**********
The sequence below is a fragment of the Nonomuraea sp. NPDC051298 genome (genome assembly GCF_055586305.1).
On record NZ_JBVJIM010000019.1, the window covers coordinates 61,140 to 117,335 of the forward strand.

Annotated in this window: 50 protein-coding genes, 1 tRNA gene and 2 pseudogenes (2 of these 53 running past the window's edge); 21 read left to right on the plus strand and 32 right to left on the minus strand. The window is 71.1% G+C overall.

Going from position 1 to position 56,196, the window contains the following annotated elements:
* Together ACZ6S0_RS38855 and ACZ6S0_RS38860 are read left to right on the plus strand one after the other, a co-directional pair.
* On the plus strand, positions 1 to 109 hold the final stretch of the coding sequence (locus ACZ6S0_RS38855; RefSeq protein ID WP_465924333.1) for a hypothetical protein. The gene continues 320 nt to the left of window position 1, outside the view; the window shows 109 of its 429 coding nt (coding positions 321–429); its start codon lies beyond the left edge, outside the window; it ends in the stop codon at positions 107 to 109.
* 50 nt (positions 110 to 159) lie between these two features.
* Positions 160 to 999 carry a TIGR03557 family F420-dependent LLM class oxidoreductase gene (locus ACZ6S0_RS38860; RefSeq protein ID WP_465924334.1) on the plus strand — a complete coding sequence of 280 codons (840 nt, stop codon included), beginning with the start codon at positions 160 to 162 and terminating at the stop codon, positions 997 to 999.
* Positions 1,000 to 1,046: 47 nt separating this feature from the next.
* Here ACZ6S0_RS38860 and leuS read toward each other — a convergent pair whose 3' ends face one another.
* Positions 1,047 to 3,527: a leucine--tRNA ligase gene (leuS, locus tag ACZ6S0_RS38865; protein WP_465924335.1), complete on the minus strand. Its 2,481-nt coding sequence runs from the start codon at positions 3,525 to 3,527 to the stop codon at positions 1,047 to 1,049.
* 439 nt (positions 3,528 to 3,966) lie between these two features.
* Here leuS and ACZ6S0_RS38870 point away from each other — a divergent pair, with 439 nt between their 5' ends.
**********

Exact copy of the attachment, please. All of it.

The sequence below is a fragment of the Nonomuraea sp. NPDC051298 genome (genome assembly GCF_055586305.1).
On record NZ_JBVJIM010000019.1, the window covers coordinates 61,140 to 117,335 of the forward strand.

Annotated in this window: 50 protein-coding genes, 1 tRNA gene and 2 pseudogenes (2 of these 53 running past the window's edge); 21 read left to right on the plus strand and 32 right to left on the minus strand. The window is 71.1% G+C overall.

Going from position 1 to position 56,196, the window contains the following annotated elements:
* Together ACZ6S0_RS38855 and ACZ6S0_RS38860 are read left to right on the plus strand one after the other, a co-directional pair.
* On the plus strand, positions 1 to 109 hold the final stretch of the coding sequence (locus ACZ6S0_RS38855; RefSeq protein ID WP_465924333.1) for a hypothetical protein. The gene continues 320 nt to the left of window position 1, outside the view; the window shows 109 of its 429 coding nt (coding positions 321–429); its start codon lies beyond the left edge, outside the window; it ends in the stop codon at positions 107 to 109.
* 50 nt (positions 110 to 159) lie between these two features.
* Positions 160 to 999 carry a TIGR03557 family F420-dependent LLM class oxidoreductase gene (locus ACZ6S0_RS38860; RefSeq protein ID WP_465924334.1) on the plus strand — a complete coding sequence of 280 codons (840 nt, stop codon included), beginning with the start codon at positions 160 to 162 and terminating at the stop codon, positions 997 to 999.
* Positions 1,000 to 1,046: 47 nt separating this feature from the next.
* Here ACZ6S0_RS38860 and leuS read toward each other — a convergent pair whose 3' ends face one another.
* Positions 1,047 to 3,527: a leucine--tRNA ligase gene (leuS, locus tag ACZ6S0_RS38865; protein WP_465924335.1), complete on the minus strand. Its 2,481-nt coding sequence runs from the start codon at positions 3,525 to 3,527 to the stop codon at positions 1,047 to 1,049.
* 439 nt (positions 3,528 to 3,966) lie between these two features.
* Here leuS and ACZ6S0_RS38870 point away from each other — a divergent pair, with 439 nt between their 5' ends.